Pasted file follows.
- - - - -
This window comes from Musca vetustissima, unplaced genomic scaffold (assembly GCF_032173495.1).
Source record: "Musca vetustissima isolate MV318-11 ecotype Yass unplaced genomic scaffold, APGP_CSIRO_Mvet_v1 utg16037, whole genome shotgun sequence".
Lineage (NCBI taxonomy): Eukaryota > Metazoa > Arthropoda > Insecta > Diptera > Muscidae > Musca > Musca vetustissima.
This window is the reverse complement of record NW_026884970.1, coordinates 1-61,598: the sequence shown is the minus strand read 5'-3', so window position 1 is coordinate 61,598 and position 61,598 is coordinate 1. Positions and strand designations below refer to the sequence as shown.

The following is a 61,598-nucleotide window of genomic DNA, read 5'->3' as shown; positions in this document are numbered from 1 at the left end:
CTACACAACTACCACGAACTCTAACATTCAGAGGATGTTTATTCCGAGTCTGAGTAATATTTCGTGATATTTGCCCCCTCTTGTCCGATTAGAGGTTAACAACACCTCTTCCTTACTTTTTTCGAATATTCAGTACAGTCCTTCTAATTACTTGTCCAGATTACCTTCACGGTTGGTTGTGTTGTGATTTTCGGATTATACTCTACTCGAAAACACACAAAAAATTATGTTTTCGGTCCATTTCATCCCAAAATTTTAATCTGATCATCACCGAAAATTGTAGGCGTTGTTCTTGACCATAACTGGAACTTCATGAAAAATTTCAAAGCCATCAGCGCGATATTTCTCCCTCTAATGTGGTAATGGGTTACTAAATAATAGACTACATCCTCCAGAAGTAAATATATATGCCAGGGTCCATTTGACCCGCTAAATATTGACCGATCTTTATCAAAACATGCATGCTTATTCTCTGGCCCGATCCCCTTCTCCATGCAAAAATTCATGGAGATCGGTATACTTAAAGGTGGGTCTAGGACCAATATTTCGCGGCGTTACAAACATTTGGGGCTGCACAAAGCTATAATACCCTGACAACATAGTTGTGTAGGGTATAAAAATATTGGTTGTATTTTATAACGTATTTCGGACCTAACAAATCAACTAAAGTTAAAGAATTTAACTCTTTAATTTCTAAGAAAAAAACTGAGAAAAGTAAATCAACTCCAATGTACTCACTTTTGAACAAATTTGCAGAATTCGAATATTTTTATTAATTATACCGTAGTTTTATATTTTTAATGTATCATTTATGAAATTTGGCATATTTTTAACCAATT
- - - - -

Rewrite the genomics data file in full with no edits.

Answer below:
This window comes from Musca vetustissima, unplaced genomic scaffold (assembly GCF_032173495.1).
Source record: "Musca vetustissima isolate MV318-11 ecotype Yass unplaced genomic scaffold, APGP_CSIRO_Mvet_v1 utg16037, whole genome shotgun sequence".
Lineage (NCBI taxonomy): Eukaryota > Metazoa > Arthropoda > Insecta > Diptera > Muscidae > Musca > Musca vetustissima.
This window is the reverse complement of record NW_026884970.1, coordinates 1-61,598: the sequence shown is the minus strand read 5'-3', so window position 1 is coordinate 61,598 and position 61,598 is coordinate 1. Positions and strand designations below refer to the sequence as shown.

The following is a 61,598-nucleotide window of genomic DNA, read 5'->3' as shown; positions in this document are numbered from 1 at the left end:
CTACACAACTACCACGAACTCTAACATTCAGAGGATGTTTATTCCGAGTCTGAGTAATATTTCGTGATATTTGCCCCCTCTTGTCCGATTAGAGGTTAACAACACCTCTTCCTTACTTTTTTCGAATATTCAGTACAGTCCTTCTAATTACTTGTCCAGATTACCTTCACGGTTGGTTGTGTTGTGATTTTCGGATTATACTCTACTCGAAAACACACAAAAAATTATGTTTTCGGTCCATTTCATCCCAAAATTTTAATCTGATCATCACCGAAAATTGTAGGCGTTGTTCTTGACCATAACTGGAACTTCATGAAAAATTTCAAAGCCATCAGCGCGATATTTCTCCCTCTAATGTGGTAATGGGTTACTAAATAATAGACTACATCCTCCAGAAGTAAATATATATGCCAGGGTCCATTTGACCCGCTAAATATTGACCGATCTTTATCAAAACATGCATGCTTATTCTCTGGCCCGATCCCCTTCTCCATGCAAAAATTCATGGAGATCGGTATACTTAAAGGTGGGTCTAGGACCAATATTTCGCGGCGTTACAAACATTTGGGGCTGCACAAAGCTATAATACCCTGACAACATAGTTGTGTAGGGTATAAAAATATTGGTTGTATTTTATAACGTATTTCGGACCTAACAAATCAACTAAAGTTAAAGAATTTAACTCTTTAATTTCTAAGAAAAAAACTGAGAAAAGTAAATCAACTCCAATGTACTCACTTTTGAACAAATTTGCAGAATTCGAATATTTTTATTAATTATACCGTAGTTTTATATTTTTAATGTATCATTTATGAAATTTGGCATATTTTTAACCAATT